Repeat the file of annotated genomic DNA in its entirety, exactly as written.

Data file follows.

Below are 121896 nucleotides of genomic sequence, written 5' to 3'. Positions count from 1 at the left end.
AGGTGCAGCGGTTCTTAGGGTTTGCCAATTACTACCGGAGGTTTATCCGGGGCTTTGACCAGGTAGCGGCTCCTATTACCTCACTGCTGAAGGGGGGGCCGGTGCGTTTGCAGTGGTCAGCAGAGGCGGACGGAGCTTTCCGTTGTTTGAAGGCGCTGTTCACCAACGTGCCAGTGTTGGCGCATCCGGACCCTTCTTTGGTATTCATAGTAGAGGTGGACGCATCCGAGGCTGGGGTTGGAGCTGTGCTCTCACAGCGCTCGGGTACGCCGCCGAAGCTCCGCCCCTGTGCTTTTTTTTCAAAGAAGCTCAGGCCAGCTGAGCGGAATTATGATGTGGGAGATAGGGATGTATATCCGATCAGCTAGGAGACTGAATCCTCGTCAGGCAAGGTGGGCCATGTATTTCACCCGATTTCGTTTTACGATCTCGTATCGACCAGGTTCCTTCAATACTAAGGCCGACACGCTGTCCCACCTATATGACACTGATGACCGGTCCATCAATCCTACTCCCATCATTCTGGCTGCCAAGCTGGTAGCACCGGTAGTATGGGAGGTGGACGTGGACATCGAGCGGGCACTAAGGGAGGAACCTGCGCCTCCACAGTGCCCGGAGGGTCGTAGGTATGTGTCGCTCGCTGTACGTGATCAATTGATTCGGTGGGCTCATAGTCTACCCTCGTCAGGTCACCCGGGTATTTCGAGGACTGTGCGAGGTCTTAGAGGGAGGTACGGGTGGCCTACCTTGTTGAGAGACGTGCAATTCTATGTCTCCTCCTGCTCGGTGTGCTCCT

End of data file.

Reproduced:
Below are 121896 nucleotides of genomic sequence, written 5' to 3'. Positions count from 1 at the left end.
AGGTGCAGCGGTTCTTAGGGTTTGCCAATTACTACCGGAGGTTTATCCGGGGCTTTGACCAGGTAGCGGCTCCTATTACCTCACTGCTGAAGGGGGGGCCGGTGCGTTTGCAGTGGTCAGCAGAGGCGGACGGAGCTTTCCGTTGTTTGAAGGCGCTGTTCACCAACGTGCCAGTGTTGGCGCATCCGGACCCTTCTTTGGTATTCATAGTAGAGGTGGACGCATCCGAGGCTGGGGTTGGAGCTGTGCTCTCACAGCGCTCGGGTACGCCGCCGAAGCTCCGCCCCTGTGCTTTTTTTTCAAAGAAGCTCAGGCCAGCTGAGCGGAATTATGATGTGGGAGATAGGGATGTATATCCGATCAGCTAGGAGACTGAATCCTCGTCAGGCAAGGTGGGCCATGTATTTCACCCGATTTCGTTTTACGATCTCGTATCGACCAGGTTCCTTCAATACTAAGGCCGACACGCTGTCCCACCTATATGACACTGATGACCGGTCCATCAATCCTACTCCCATCATTCTGGCTGCCAAGCTGGTAGCACCGGTAGTATGGGAGGTGGACGTGGACATCGAGCGGGCACTAAGGGAGGAACCTGCGCCTCCACAGTGCCCGGAGGGTCGTAGGTATGTGTCGCTCGCTGTACGTGATCAATTGATTCGGTGGGCTCATAGTCTACCCTCGTCAGGTCACCCGGGTATTTCGAGGACTGTGCGAGGTCTTAGAGGGAGGTACGGGTGGCCTACCTTGTTGAGAGACGTGCAATTCTATGTCTCCTCCTGCTCGGTGTGCTCCT